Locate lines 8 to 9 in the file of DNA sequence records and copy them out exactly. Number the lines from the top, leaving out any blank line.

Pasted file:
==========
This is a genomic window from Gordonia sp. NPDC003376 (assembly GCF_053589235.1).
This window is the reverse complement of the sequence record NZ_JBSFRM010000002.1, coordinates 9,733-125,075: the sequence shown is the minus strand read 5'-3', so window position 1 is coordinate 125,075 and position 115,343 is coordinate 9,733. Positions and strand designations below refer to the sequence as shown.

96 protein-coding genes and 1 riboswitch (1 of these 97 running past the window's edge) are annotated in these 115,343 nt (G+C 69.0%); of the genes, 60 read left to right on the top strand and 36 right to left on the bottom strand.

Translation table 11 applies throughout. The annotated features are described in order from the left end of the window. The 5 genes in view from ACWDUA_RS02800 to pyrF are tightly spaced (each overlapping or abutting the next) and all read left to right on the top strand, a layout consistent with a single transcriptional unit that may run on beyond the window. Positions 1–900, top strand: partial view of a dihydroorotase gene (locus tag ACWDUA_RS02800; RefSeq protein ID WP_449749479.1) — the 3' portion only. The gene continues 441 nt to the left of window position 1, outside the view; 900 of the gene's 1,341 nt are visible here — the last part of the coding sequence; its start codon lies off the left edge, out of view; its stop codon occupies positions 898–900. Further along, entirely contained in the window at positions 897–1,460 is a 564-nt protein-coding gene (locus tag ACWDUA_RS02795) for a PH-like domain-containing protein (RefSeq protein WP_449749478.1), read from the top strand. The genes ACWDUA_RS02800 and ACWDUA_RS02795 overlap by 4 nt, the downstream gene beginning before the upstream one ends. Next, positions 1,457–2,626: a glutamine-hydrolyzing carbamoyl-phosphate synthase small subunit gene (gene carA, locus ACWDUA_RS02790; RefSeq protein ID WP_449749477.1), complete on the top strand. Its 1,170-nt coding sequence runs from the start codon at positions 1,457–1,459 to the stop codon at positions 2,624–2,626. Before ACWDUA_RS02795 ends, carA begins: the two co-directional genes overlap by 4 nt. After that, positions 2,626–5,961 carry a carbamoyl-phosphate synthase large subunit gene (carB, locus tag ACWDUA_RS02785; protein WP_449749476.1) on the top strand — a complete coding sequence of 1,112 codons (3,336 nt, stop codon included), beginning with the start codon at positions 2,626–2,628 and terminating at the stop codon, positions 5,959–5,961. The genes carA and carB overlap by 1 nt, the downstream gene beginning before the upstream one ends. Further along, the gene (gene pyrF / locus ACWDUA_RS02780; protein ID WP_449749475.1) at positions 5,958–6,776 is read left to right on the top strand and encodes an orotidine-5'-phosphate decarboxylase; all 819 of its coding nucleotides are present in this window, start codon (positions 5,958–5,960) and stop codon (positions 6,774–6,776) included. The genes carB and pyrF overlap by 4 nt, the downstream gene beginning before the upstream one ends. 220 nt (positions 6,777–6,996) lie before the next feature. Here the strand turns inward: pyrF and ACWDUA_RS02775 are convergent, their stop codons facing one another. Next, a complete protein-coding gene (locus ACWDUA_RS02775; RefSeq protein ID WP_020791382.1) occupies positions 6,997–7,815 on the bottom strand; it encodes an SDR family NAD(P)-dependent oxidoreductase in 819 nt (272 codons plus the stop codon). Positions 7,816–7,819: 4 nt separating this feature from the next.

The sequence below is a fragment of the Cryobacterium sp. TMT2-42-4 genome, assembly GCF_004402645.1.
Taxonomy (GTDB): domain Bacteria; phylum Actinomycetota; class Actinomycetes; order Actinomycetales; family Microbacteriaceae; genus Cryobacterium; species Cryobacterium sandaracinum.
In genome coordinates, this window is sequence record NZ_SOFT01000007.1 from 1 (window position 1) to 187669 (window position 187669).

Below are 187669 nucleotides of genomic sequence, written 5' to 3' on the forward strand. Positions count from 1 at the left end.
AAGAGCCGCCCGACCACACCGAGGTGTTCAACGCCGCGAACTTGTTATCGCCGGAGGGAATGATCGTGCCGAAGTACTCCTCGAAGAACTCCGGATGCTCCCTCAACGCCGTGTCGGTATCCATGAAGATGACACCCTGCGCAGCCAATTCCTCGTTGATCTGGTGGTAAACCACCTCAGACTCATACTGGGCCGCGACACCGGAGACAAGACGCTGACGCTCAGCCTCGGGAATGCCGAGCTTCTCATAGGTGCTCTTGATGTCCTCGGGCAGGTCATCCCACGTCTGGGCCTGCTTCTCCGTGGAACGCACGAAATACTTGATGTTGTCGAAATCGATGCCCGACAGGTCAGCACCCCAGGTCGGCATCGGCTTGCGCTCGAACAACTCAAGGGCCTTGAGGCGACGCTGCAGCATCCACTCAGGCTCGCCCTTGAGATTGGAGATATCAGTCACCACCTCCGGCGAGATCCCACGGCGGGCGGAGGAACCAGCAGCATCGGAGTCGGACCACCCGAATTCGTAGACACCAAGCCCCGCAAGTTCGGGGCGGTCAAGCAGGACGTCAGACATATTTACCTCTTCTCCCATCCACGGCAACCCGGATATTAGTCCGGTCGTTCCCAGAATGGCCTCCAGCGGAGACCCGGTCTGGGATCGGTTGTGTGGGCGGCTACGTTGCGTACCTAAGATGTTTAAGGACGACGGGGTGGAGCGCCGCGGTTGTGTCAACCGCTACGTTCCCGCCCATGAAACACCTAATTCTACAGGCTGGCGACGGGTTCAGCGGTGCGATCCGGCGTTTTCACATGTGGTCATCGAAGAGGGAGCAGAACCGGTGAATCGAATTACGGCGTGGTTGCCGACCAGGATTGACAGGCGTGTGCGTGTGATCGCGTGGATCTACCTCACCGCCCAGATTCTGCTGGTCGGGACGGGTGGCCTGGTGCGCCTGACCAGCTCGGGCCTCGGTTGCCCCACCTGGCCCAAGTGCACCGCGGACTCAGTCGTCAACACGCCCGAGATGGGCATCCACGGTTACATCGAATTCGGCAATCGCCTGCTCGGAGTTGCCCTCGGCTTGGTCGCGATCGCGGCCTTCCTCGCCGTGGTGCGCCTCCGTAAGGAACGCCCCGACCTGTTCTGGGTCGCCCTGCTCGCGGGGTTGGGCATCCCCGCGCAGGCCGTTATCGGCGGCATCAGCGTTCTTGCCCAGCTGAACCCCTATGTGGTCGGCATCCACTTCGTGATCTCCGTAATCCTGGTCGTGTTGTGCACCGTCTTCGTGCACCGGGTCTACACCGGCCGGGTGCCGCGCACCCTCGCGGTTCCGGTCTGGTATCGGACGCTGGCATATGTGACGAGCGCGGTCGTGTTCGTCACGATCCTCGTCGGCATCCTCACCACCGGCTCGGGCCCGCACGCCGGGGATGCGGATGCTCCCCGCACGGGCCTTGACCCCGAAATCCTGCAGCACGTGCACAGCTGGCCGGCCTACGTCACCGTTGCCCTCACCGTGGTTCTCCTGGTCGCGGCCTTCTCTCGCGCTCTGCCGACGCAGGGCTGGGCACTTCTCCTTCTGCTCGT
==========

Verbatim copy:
Below are 187669 nucleotides of genomic sequence, written 5' to 3' on the forward strand. Positions count from 1 at the left end.
AAGAGCCGCCCGACCACACCGAGGTGTTCAACGCCGCGAACTTGTTATCGCCGGAGGGAATGATCGTGCCGAAGTACTCCTCGAAGAACTCCGGATGCTCCCTCAACGCCGTGTCGGTATCCATGAAGATGACACCCTGCGCAGCCAATTCCTCGTTGATCTGGTGGTAAACCACCTCAGACTCATACTGGGCCGCGACACCGGAGACAAGACGCTGACGCTCAGCCTCGGGAATGCCGAGCTTCTCATAGGTGCTCTTGATGTCCTCGGGCAGGTCATCCCACGTCTGGGCCTGCTTCTCCGTGGAACGCACGAAATACTTGATGTTGTCGAAATCGATGCCCGACAGGTCAGCACCCCAGGTCGGCATCGGCTTGCGCTCGAACAACTCAAGGGCCTTGAGGCGACGCTGCAGCATCCACTCAGGCTCGCCCTTGAGATTGGAGATATCAGTCACCACCTCCGGCGAGATCCCACGGCGGGCGGAGGAACCAGCAGCATCGGAGTCGGACCACCCGAATTCGTAGACACCAAGCCCCGCAAGTTCGGGGCGGTCAAGCAGGACGTCAGACATATTTACCTCTTCTCCCATCCACGGCAACCCGGATATTAGTCCGGTCGTTCCCAGAATGGCCTCCAGCGGAGACCCGGTCTGGGATCGGTTGTGTGGGCGGCTACGTTGCGTACCTAAGATGTTTAAGGACGACGGGGTGGAGCGCCGCGGTTGTGTCAACCGCTACGTTCCCGCCCATGAAACACCTAATTCTACAGGCTGGCGACGGGTTCAGCGGTGCGATCCGGCGTTTTCACATGTGGTCATCGAAGAGGGAGCAGAACCGGTGAATCGAATTACGGCGTGGTTGCCGACCAGGATTGACAGGCGTGTGCGTGTGATCGCGTGGATCTACCTCACCGCCCAGATTCTGCTGGTCGGGACGGGTGGCCTGGTGCGCCTGACCAGCTCGGGCCTCGGTTGCCCCACCTGGCCCAAGTGCACCGCGGACTCAGTCGTCAACACGCCCGAGATGGGCATCCACGGTTACATCGAATTCGGCAATCGCCTGCTCGGAGTTGCCCTCGGCTTGGTCGCGATCGCGGCCTTCCTCGCCGTGGTGCGCCTCCGTAAGGAACGCCCCGACCTGTTCTGGGTCGCCCTGCTCGCGGGGTTGGGCATCCCCGCGCAGGCCGTTATCGGCGGCATCAGCGTTCTTGCCCAGCTGAACCCCTATGTGGTCGGCATCCACTTCGTGATCTCCGTAATCCTGGTCGTGTTGTGCACCGTCTTCGTGCACCGGGTCTACACCGGCCGGGTGCCGCGCACCCTCGCGGTTCCGGTCTGGTATCGGACGCTGGCATATGTGACGAGCGCGGTCGTGTTCGTCACGATCCTCGTCGGCATCCTCACCACCGGCTCGGGCCCGCACGCCGGGGATGCGGATGCTCCCCGCACGGGCCTTGACCCCGAAATCCTGCAGCACGTGCACAGCTGGCCGGCCTACGTCACCGTTGCCCTCACCGTGGTTCTCCTGGTCGCGGCCTTCTCTCGCGCTCTGCCGACGCAGGGCTGGGCACTTCTCCTTCTGCTCGT